So, here I am a day away from my first ARTCRANK experience, with over sixty fantastic volunteers to work with.  I can't wait!

ARTCRANK has continued the brain buzz I've been having around collaboration: how do we find new audiences for our art work?  My favorite performance events are ones that are a bit like the design of ARTCRANK: the ones that feel like parties.  I like to drink a beer and watch some performance, and get to experience a handful of different works, rather than just one.

Last week I wrote about Business Suitcases: the stuff of you art or business.  The goal, obviously, is to take those suitcase contents and share them with your client or audience-- to take them to their destination, I guess you might say.  And, we're all trying to figure out  how to do that efficiently.  And, one way of doing this more efficiently is to broaden our audience base.  ARTCRANK is a great example of how a wider audience can be found by uniting groups of people: people with different weirdnesses.  You have cyclists, who might not otherwise turn up at a fine art gallery, and artists, who might not otherwise share their work specifically with cyclists.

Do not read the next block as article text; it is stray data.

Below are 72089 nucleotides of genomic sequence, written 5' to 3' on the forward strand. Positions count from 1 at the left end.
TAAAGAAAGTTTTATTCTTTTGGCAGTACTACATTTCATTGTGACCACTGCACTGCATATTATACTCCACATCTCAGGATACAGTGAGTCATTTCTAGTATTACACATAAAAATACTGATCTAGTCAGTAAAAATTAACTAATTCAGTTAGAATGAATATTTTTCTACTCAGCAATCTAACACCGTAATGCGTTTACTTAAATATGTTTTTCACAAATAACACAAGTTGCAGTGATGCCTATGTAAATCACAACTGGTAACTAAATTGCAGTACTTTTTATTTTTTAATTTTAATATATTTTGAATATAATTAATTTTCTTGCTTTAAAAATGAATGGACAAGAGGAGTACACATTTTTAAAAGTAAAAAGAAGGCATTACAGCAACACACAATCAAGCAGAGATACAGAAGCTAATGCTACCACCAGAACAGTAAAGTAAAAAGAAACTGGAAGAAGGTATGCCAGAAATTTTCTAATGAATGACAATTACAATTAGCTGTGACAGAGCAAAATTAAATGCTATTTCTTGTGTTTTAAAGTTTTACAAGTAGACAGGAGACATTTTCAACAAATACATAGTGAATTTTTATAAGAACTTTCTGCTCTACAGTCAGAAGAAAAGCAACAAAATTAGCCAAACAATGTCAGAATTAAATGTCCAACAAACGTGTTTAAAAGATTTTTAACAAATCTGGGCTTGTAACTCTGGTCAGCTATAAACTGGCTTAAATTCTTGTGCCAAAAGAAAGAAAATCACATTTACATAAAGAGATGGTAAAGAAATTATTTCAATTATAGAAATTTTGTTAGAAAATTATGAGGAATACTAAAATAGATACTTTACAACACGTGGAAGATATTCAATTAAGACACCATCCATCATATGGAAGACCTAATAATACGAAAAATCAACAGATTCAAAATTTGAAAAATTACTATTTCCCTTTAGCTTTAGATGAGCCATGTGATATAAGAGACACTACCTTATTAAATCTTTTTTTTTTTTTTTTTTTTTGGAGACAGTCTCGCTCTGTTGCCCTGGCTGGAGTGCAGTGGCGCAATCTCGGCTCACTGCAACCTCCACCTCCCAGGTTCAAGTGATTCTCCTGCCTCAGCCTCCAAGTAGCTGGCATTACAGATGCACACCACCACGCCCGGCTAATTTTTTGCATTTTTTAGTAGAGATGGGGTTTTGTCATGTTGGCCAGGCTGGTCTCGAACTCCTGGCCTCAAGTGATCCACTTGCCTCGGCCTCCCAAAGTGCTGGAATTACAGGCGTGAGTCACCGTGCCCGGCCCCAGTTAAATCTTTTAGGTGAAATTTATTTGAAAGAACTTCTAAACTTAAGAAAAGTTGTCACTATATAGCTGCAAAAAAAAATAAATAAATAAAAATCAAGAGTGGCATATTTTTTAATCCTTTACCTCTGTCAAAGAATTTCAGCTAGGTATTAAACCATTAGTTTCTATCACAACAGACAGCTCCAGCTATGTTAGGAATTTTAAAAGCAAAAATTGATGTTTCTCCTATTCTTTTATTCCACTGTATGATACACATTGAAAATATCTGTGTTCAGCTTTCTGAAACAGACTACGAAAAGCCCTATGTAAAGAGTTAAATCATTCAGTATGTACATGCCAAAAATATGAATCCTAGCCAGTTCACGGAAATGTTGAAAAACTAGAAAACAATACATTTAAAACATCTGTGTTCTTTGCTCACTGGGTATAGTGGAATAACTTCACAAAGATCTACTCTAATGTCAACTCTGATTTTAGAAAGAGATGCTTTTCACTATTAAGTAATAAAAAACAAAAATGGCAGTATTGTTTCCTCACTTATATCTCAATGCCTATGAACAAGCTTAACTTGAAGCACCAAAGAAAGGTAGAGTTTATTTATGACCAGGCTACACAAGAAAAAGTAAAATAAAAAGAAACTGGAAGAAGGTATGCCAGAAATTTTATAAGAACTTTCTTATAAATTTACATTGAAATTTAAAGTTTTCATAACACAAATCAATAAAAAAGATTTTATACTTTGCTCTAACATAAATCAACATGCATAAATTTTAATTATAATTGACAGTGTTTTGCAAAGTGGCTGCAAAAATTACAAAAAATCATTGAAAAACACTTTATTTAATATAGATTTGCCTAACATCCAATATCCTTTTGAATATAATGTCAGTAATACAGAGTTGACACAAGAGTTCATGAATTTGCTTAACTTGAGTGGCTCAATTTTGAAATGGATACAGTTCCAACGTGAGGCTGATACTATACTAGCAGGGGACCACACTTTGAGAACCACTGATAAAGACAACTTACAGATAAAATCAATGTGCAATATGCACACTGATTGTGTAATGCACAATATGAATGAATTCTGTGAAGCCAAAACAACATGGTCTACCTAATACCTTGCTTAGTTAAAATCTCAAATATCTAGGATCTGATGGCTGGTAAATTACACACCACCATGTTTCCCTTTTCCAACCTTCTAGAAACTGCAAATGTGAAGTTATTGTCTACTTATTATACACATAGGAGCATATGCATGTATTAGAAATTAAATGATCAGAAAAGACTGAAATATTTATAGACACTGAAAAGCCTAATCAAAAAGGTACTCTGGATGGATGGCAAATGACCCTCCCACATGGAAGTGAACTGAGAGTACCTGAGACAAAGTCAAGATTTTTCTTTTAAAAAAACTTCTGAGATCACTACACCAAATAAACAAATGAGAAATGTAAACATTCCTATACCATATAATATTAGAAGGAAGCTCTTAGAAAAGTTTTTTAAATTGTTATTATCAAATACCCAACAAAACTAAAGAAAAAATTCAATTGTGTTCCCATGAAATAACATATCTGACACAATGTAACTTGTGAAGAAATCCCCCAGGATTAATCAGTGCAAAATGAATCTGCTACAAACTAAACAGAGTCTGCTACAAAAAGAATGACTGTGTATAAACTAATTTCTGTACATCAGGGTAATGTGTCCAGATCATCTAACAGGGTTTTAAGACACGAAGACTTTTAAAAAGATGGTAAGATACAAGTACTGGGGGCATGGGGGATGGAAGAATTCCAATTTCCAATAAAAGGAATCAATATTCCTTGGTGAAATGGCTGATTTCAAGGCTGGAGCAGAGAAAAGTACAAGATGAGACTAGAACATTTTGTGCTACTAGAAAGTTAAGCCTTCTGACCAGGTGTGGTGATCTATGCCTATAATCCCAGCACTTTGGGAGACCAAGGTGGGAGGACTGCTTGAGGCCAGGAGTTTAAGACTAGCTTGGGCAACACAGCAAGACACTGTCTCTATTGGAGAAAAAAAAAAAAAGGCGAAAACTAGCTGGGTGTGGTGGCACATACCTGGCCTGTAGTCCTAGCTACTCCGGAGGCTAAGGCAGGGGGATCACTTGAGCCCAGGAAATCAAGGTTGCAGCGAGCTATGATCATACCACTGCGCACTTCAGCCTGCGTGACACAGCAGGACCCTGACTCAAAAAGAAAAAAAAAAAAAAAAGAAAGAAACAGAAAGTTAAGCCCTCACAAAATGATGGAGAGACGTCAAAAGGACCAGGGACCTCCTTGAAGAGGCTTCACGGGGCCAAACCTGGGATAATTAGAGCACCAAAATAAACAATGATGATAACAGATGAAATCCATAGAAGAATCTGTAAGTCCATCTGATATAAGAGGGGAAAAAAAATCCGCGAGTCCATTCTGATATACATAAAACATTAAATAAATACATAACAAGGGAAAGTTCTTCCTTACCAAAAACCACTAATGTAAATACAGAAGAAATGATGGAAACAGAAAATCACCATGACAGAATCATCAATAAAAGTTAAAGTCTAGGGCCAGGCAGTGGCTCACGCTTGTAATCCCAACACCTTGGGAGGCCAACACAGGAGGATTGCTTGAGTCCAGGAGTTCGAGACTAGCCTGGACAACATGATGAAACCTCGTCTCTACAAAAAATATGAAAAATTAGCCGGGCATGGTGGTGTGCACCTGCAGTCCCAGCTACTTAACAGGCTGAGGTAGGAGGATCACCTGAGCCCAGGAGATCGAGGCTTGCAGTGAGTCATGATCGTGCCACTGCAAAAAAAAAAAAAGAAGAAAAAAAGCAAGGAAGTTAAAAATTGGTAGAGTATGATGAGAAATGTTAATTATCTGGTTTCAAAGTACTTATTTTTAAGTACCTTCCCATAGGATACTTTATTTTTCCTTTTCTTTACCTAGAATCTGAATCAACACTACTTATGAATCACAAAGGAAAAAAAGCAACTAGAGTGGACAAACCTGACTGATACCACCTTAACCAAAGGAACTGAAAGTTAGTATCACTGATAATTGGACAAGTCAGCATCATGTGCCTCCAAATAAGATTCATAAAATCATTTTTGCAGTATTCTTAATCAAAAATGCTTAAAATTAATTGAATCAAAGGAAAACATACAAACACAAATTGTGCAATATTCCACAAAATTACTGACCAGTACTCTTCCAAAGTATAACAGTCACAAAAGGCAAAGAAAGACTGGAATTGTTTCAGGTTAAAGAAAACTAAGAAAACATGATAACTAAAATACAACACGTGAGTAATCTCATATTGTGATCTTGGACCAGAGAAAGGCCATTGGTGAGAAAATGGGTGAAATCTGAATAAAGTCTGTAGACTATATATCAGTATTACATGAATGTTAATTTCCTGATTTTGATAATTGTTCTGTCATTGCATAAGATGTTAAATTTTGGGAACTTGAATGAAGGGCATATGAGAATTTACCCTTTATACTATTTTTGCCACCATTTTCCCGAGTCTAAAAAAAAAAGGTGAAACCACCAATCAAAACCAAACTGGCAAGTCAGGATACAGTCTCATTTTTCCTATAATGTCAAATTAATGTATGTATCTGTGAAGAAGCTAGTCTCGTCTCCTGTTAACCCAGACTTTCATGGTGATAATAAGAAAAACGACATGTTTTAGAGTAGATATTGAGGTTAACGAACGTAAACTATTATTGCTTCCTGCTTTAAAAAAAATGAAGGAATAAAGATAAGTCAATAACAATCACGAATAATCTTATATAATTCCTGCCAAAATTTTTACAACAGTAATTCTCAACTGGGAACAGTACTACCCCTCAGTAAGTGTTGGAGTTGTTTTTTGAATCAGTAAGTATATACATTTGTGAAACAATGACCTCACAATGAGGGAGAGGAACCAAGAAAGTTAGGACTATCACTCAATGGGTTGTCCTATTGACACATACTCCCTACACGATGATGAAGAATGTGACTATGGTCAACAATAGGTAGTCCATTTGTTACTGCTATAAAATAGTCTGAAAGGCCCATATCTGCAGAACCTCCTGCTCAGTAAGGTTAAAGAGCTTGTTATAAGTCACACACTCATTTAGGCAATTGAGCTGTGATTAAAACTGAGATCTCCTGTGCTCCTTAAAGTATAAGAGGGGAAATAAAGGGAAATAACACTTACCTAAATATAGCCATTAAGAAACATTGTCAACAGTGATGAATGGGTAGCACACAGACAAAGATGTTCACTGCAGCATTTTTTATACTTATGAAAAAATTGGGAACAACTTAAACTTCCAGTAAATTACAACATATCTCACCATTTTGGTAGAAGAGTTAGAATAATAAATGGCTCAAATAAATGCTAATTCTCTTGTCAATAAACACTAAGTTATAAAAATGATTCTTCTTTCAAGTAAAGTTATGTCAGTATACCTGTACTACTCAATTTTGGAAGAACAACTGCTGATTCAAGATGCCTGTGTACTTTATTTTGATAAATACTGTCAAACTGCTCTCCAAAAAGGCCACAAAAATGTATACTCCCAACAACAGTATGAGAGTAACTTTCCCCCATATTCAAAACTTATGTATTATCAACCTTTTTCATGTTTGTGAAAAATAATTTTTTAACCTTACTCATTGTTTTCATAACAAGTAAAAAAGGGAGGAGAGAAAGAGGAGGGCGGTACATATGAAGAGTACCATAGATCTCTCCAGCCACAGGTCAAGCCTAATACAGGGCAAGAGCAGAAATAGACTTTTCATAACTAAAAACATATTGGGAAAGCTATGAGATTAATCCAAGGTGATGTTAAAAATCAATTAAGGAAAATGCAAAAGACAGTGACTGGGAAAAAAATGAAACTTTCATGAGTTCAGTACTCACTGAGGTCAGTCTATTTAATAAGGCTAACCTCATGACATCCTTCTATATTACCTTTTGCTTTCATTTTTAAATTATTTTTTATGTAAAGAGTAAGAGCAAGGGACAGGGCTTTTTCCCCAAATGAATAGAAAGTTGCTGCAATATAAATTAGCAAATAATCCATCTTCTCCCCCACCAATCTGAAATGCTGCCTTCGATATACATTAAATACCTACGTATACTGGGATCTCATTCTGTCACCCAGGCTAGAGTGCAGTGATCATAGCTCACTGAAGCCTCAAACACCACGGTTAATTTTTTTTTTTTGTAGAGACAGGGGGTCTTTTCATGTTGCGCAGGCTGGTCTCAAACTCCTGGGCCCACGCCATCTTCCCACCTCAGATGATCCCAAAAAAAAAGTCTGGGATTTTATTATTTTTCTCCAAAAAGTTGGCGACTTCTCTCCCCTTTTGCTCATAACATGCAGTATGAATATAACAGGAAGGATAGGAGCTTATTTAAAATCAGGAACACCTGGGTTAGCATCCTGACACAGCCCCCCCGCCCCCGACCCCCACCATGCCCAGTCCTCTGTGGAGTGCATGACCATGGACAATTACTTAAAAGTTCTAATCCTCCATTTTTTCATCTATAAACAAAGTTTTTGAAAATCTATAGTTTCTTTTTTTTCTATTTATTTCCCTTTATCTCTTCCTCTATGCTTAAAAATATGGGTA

I recently had clients choose a few new organizations or groups of people to connect their work with.  For instance, Jesse works as a nutritionist and is a farm-to-fork enthusiast-- she advocates for restaurants that use local and sustainable foods, for small farmers, and for food co-ops.  Shouldn't they know about her work?  There are probably some ways that they can collaborate and share client-bases.  Or, what about when Joseph Scrimshaw produced and directed the awesome musical Sexy Librarian: file under 'rock musical', and a whole bunch of librarians showed up in the audience.  Would they have come out to a show otherwise?  Maybe.  But, the performance combined two groups of audience members: people loving musical comedies, and people  loving library nerdiness.

So- my brain wheels are turning.  And now for my bike wheels.... (*womp womp*)

[You can read Kate's writing about the creation of ARTCRANK here.]

For the Gardeners

April 10, 2012

We don't have a garden this year (next year!), other than maybe an upcoming basil plant.

But, I have been living vicariously through pictures of other people's plants and descriptions of their progress, and I can't wait for the selection of fresh vegetables that will soon be available at the various farmer's market locations around the Twin Cities.

Last year I bought this letterpress Midwest Produce Calendar from Krank Press.  For each month it has a list of produce to plant, and also a list of produce that's in season for eating.  The drawings alone are worth the price-- a good gift for your favorite gardener!

Business Suitcases

April 5, 2012